It’s for certain the case that the deeper an author gets into a setting that the more possibilities and avenues to expand the setting pop up. For some authors its planned out all along, to extend and explore various storylines and characters through the world they’ve created in a series of stories or novels. And sometimes it’s unplanned. Sometimes an author looks back at the world they’ve created and realized something’s missing—a story still needing to be told. In The Year of the Flood (2009), Margaret Atwood looked back to her earlier novel Oryx and Crake and decided to tell the other side—what was happening in the world beyond the titular pair, what role did in fact God’s Gardeners play in the circumstances that brought about the global pandemic, and what was life like outside the affluent, protected bubble of life in CorpSeCorps?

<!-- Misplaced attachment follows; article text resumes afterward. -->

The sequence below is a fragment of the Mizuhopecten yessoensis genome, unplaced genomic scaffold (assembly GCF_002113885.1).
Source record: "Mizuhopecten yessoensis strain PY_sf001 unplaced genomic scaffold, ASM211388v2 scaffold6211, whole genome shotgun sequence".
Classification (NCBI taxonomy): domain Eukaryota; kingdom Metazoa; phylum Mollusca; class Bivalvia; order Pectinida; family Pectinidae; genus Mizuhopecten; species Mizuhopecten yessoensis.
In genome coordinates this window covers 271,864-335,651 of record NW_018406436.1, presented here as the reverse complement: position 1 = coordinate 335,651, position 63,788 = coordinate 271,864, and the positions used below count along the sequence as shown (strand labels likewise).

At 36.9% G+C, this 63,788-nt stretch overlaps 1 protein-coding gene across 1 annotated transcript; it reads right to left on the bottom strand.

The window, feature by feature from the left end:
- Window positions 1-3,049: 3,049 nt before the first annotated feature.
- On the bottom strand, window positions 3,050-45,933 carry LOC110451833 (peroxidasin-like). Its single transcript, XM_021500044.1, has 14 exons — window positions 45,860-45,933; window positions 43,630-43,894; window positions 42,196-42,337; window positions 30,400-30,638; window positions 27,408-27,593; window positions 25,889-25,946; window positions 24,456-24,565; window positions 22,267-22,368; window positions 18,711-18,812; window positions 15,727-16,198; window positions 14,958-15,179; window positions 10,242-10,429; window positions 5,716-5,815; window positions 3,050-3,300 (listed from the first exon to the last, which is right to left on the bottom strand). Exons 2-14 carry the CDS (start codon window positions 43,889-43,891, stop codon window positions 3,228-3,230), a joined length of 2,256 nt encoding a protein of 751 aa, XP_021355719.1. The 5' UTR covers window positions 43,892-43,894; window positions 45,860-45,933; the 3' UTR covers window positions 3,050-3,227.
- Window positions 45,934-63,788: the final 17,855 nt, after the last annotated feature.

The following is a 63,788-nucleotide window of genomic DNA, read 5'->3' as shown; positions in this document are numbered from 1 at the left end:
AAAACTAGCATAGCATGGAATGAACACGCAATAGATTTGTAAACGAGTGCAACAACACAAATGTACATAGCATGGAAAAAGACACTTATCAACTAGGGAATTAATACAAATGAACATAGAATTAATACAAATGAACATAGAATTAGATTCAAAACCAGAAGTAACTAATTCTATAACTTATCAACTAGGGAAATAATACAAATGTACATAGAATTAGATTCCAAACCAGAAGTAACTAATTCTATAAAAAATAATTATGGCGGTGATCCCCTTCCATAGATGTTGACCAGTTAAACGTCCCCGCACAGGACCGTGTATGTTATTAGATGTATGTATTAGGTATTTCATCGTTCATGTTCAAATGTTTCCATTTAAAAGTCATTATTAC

A parallel sequel rather than a sequential one, The Year of the Flood features storylines occurring at the same time as those of Oryx and Crake. Unknown whether Atwood planned it all out in advance, Oryx and Crake did end on an open note that left room for, but did not by default require more. What was added, however, makes the larger story much more immersive.